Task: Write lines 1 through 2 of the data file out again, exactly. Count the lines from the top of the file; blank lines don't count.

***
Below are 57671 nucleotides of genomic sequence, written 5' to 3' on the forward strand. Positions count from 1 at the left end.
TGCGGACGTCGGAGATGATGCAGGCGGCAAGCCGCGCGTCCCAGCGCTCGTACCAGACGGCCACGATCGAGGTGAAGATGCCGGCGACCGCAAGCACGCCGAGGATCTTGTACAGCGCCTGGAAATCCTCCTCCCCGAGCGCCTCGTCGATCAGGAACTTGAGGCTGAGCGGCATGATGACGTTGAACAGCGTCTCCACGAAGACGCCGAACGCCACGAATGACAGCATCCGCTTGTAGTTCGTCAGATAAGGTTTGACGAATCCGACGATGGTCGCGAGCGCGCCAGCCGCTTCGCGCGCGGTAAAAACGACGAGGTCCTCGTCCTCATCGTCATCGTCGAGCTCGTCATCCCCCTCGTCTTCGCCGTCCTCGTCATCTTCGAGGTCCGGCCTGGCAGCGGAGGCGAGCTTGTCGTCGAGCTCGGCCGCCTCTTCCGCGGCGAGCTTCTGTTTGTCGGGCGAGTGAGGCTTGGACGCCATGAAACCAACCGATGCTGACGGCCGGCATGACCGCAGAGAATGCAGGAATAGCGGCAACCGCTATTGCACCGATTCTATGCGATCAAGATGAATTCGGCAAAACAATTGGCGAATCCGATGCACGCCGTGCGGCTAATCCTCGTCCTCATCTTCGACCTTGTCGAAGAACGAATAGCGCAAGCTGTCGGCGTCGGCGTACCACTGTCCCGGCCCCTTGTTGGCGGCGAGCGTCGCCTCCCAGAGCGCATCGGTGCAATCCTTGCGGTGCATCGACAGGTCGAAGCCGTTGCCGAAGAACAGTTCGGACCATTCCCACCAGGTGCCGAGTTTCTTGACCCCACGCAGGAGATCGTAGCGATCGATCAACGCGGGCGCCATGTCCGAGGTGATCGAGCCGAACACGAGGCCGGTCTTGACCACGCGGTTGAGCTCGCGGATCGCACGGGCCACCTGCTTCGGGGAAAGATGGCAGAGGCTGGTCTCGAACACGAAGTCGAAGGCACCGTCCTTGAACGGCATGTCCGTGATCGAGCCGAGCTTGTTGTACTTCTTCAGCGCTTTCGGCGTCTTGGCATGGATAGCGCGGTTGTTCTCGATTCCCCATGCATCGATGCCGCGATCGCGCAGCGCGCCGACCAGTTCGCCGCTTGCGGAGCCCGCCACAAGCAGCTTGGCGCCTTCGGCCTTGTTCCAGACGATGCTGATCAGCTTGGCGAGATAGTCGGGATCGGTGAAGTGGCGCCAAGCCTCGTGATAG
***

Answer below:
Below are 57671 nucleotides of genomic sequence, written 5' to 3' on the forward strand. Positions count from 1 at the left end.
TGCGGACGTCGGAGATGATGCAGGCGGCAAGCCGCGCGTCCCAGCGCTCGTACCAGACGGCCACGATCGAGGTGAAGATGCCGGCGACCGCAAGCACGCCGAGGATCTTGTACAGCGCCTGGAAATCCTCCTCCCCGAGCGCCTCGTCGATCAGGAACTTGAGGCTGAGCGGCATGATGACGTTGAACAGCGTCTCCACGAAGACGCCGAACGCCACGAATGACAGCATCCGCTTGTAGTTCGTCAGATAAGGTTTGACGAATCCGACGATGGTCGCGAGCGCGCCAGCCGCTTCGCGCGCGGTAAAAACGACGAGGTCCTCGTCCTCATCGTCATCGTCGAGCTCGTCATCCCCCTCGTCTTCGCCGTCCTCGTCATCTTCGAGGTCCGGCCTGGCAGCGGAGGCGAGCTTGTCGTCGAGCTCGGCCGCCTCTTCCGCGGCGAGCTTCTGTTTGTCGGGCGAGTGAGGCTTGGACGCCATGAAACCAACCGATGCTGACGGCCGGCATGACCGCAGAGAATGCAGGAATAGCGGCAACCGCTATTGCACCGATTCTATGCGATCAAGATGAATTCGGCAAAACAATTGGCGAATCCGATGCACGCCGTGCGGCTAATCCTCGTCCTCATCTTCGACCTTGTCGAAGAACGAATAGCGCAAGCTGTCGGCGTCGGCGTACCACTGTCCCGGCCCCTTGTTGGCGGCGAGCGTCGCCTCCCAGAGCGCATCGGTGCAATCCTTGCGGTGCATCGACAGGTCGAAGCCGTTGCCGAAGAACAGTTCGGACCATTCCCACCAGGTGCCGAGTTTCTTGACCCCACGCAGGAGATCGTAGCGATCGATCAACGCGGGCGCCATGTCCGAGGTGATCGAGCCGAACACGAGGCCGGTCTTGACCACGCGGTTGAGCTCGCGGATCGCACGGGCCACCTGCTTCGGGGAAAGATGGCAGAGGCTGGTCTCGAACACGAAGTCGAAGGCACCGTCCTTGAACGGCATGTCCGTGATCGAGCCGAGCTTGTTGTACTTCTTCAGCGCTTTCGGCGTCTTGGCATGGATAGCGCGGTTGTTCTCGATTCCCCATGCATCGATGCCGCGATCGCGCAGCGCGCCGACCAGTTCGCCGCTTGCGGAGCCCGCCACAAGCAGCTTGGCGCCTTCGGCCTTGTTCCAGACGATGCTGATCAGCTTGGCGAGATAGTCGGGATCGGTGAAGTGGCGCCAAGCCTCGTGATAG